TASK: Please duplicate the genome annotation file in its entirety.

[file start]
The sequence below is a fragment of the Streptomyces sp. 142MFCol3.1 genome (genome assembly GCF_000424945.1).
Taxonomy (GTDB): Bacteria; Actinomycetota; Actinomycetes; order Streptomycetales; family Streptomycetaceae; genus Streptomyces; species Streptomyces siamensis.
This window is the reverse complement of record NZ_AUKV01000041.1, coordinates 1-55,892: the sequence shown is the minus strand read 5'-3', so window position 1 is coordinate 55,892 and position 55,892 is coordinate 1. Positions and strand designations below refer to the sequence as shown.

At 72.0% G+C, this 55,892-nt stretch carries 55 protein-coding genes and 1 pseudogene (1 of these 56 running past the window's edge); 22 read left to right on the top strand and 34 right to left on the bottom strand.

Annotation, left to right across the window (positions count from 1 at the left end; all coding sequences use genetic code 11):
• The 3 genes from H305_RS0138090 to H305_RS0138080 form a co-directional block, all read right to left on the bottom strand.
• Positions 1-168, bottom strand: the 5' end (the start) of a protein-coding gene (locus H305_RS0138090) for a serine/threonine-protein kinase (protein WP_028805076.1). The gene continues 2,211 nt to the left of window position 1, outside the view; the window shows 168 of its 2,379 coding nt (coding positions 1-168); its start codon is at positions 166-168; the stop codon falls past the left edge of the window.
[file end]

The sequence below is a fragment of the Streptomyces sp. 142MFCol3.1 genome (genome assembly GCF_000424945.1).
Taxonomy (GTDB): Bacteria; Actinomycetota; Actinomycetes; order Streptomycetales; family Streptomycetaceae; genus Streptomyces; species Streptomyces siamensis.
This window is the reverse complement of record NZ_AUKV01000041.1, coordinates 1-55,892: the sequence shown is the minus strand read 5'-3', so window position 1 is coordinate 55,892 and position 55,892 is coordinate 1. Positions and strand designations below refer to the sequence as shown.

At 72.0% G+C, this 55,892-nt stretch carries 55 protein-coding genes and 1 pseudogene (1 of these 56 running past the window's edge); 22 read left to right on the top strand and 34 right to left on the bottom strand.

Annotation, left to right across the window (positions count from 1 at the left end; all coding sequences use genetic code 11):
• The 3 genes from H305_RS0138090 to H305_RS0138080 form a co-directional block, all read right to left on the bottom strand.
• Positions 1-168, bottom strand: the 5' end (the start) of a protein-coding gene (locus H305_RS0138090) for a serine/threonine-protein kinase (protein WP_028805076.1). The gene continues 2,211 nt to the left of window position 1, outside the view; the window shows 168 of its 2,379 coding nt (coding positions 1-168); its start codon is at positions 166-168; the stop codon falls past the left edge of the window.